How Florida gives state money to organizations that provide after-school care, such as Big Brothers Big Sisters and the Boys & Girls Clubs, won’t change anytime soon.
The 2016-17 budget that Gov. Rick Scott signed Thursday maintains a decades-old funding structure that designates money to a handful of prominent organizations — which means an ambitious, but controversial, reform plan pitched by Republican Senate leaders is on hold for at least another year.
Administrators of affected groups said they are glad lawmakers didn’t embrace the Senate’s idea to create a competitive grant process this year. The proposed program — introduced midway through the nine-week session — would have included several million dollars more in available aid, but it would’ve made many more non-profits eligible for a single pot of money.
Traditional programs opposed creating a competitive grant on such short notice, fearing it would have caused their funding to, at best, be interrupted or, at worst, be cut. The taxpayer aid helps pay for homework assistance, mentoring and gang-prevention services for children and teens often living in Florida’s most vulnerable and impoverished communities.
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“We’re absolutely relieved and thrilled that we’re able to serve the kids in the program and in the coming year,” said Lydia Muniz, CEO of Big Brothers Big Sisters of Greater Miami. “I don’t think in principle we’re against competition; it’s part of the process … What really threw us was the suddenness of the idea and not having the opportunity of that public debate.”
Next year’s budget keeps most programs’ funding the same as this year, but a couple organizations will see decreases because one-time allocations weren’t continued.
The state Boys & Girls Clubs will lose about $400,000, or 7 percent, of its funding, while Best Buddies — which helps children and young adults who have intellectual disabilities — will lose $300,000, or 30 percent, of its state allocation.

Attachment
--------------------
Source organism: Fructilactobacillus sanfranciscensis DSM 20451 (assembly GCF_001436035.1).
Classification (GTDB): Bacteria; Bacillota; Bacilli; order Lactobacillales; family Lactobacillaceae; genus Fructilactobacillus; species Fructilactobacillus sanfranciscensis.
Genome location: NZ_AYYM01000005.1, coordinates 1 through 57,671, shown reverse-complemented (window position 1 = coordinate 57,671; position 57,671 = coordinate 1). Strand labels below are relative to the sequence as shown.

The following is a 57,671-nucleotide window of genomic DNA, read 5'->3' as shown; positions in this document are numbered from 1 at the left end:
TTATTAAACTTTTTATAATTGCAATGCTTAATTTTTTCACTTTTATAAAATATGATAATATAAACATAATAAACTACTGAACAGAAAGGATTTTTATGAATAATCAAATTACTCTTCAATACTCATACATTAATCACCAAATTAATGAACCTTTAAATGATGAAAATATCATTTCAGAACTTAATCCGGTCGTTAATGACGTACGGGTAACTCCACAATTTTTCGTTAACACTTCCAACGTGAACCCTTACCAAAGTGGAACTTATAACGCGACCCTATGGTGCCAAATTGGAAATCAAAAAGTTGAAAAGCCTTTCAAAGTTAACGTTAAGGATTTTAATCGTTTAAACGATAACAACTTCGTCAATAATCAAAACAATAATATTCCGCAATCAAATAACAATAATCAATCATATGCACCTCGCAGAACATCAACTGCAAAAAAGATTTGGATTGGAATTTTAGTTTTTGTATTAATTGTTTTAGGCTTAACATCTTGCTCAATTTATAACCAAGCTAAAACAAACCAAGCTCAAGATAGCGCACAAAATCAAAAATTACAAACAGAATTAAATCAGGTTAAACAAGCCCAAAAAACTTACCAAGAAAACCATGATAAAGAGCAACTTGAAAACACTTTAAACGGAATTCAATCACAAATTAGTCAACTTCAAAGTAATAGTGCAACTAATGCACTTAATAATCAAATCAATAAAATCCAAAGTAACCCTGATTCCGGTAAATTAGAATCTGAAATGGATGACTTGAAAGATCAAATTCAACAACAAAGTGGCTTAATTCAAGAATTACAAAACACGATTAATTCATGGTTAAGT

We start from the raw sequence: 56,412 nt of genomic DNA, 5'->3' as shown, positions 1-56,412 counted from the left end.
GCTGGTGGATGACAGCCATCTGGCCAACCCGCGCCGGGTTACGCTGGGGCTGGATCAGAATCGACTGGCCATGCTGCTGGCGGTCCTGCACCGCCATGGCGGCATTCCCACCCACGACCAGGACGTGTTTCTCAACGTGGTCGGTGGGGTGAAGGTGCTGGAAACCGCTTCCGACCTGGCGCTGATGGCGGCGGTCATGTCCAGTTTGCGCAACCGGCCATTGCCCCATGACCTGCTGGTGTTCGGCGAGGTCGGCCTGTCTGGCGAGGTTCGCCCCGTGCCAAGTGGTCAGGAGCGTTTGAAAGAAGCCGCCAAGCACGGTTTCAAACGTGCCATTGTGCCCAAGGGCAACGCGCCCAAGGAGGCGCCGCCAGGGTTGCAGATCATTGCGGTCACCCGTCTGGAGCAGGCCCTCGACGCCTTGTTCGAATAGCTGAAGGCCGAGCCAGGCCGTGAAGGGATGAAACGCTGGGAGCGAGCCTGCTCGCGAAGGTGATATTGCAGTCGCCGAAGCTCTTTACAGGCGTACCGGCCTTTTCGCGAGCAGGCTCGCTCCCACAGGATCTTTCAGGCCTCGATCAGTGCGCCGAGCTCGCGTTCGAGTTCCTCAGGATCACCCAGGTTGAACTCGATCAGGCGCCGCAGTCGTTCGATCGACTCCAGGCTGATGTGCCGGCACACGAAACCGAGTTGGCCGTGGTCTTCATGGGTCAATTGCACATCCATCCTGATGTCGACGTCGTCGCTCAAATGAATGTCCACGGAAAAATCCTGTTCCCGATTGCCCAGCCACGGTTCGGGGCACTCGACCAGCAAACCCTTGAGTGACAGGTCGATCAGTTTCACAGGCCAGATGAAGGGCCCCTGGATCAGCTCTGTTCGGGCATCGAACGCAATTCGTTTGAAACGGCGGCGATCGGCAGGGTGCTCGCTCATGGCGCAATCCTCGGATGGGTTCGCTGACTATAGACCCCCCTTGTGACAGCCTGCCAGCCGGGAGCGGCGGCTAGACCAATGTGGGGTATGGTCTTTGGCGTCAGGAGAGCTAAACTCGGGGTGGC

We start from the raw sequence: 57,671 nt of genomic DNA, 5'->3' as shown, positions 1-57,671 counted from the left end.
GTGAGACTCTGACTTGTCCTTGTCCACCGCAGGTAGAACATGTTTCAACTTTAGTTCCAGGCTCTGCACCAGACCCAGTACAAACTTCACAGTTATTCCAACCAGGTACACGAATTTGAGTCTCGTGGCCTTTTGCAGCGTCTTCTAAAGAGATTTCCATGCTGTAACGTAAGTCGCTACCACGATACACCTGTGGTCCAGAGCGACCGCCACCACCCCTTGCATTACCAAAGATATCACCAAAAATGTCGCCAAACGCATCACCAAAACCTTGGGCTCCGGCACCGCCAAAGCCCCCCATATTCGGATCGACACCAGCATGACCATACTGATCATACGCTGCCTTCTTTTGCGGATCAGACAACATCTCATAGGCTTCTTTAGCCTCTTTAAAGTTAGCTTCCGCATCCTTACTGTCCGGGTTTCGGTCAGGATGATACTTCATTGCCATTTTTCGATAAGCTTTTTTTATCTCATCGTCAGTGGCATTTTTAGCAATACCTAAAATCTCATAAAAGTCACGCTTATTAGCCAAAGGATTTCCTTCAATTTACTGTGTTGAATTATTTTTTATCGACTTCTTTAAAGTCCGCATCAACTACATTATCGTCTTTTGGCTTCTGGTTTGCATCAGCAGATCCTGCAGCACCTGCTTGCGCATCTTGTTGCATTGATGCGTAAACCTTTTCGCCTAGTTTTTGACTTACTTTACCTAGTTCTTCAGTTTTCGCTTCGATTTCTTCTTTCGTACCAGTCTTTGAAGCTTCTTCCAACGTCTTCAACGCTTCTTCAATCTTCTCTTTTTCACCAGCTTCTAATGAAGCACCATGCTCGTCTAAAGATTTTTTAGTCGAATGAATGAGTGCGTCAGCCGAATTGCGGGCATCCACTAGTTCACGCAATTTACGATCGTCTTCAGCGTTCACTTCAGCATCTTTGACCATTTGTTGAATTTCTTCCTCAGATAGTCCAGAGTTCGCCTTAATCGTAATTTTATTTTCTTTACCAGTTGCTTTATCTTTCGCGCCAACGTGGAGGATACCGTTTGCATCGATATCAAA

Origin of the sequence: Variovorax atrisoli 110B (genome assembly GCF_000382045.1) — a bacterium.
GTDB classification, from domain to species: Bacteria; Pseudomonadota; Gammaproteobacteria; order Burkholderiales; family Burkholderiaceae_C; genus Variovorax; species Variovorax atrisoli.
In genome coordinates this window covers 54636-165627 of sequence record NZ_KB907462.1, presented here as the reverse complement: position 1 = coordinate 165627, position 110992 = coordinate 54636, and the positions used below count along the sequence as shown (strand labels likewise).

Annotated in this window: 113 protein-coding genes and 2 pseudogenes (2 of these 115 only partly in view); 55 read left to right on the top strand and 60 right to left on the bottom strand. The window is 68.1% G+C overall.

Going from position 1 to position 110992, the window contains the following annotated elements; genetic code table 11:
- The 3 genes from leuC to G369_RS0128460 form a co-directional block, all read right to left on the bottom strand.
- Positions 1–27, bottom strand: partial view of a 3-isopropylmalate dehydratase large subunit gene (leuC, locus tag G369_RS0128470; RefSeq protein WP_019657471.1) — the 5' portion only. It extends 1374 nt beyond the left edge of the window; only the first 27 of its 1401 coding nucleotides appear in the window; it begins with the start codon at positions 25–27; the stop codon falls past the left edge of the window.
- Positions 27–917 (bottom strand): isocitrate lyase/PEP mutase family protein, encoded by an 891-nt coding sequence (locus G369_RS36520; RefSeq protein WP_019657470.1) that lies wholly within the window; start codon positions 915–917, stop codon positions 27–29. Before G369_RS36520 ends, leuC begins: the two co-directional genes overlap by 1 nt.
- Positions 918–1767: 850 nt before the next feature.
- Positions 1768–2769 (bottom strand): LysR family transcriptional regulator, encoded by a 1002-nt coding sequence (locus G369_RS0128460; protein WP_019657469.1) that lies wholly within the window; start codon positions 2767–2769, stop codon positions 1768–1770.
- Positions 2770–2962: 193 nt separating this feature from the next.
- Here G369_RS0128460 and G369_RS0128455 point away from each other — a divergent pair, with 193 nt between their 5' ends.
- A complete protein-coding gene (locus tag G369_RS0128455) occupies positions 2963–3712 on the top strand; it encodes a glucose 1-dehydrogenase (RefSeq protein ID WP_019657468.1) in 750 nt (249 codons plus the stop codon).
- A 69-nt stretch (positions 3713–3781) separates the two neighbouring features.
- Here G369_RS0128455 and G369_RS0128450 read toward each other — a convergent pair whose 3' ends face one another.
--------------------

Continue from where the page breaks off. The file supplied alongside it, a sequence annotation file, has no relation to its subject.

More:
It’s unclear why lawmakers didn’t continue the one-time funding. Documents show House leaders sought it during budget negotiations — as well as an extra $450,000 for the Boys & Girls Clubs — but the money didn’t make the cut when the final compromise was reached.
Daniel Lyons, executive director for the Florida Alliance of Boys & Girls Clubs, said the group isn’t upset about the lost dollars. He’s more overjoyed that their designated line-item is still in place.
“We got $5.1 million — that’s nothing to sneeze at,” Lyons said. “We’re pleased to have what we have. That’s better than starting from square one with a competitive grant process.”
Republicans in the Senate supported the competitive grant idea, sponsored by Senate education budget chairman Don Gaetz, R-Niceville, but Gaetz faced reluctance from Democratic senators and House members in both parties.
From the start, House education budget chairman Erik Fresen, R-Miami, said he was intrigued by the concept but wouldn’t support such a drastic change this year.
“I’m always in favor of depoliticizing the appropriations process whenever feasible,” Fresen said Thursday via text message. “I just thought that turning on a dime from one day to the next was unwise.”
Gaetz said there wasn’t enough time in budget negotiations to work through the concerns House members had.
“We actually got positive feedback; we just ran out of time in being able to put it in place for next year,” Gaetz said.
Senate leaders appeared a bit salty about the defeat but vowed to pursue the funding change again in 2017.
“We had a lot more money available to them if they would take a competitive grant process,” Senate Appropriations Chairman Tom Lee, R-Brandon said, referencing the $30 million that was in the Senate’s plan. The final approved budget included about $15.2 million.
“But they’d rather take the devil they know than the devil they don’t, so we’ll fight that battle next year,” Lee said.
Gaetz bemoaned a “fierce lobbying effort” against his idea that he said didn’t help. He previously said that he didn’t like the designated funding because it enabled groups with the best lobbyists to get better funding.
“It’s probably better to take the politics out of great causes like mentoring and after-school care,” Gaetz said. “But the lobbyists saw their rice-bowl being cracked and swung into action.”
Administrators of the affected organizations said they’re open to revisiting the change next year, if lawmakers want to.
“At least then it wouldn’t be a surprise,” Lyons said, whereas this year, “the time frame would’ve been really, really hard. No matter what they say we’d all have been defunded and have had to start from scratch.”
“If that’s a direction they’re saying they want to go next year, than we have a heads up and we’ll work to be part of the process,” she said.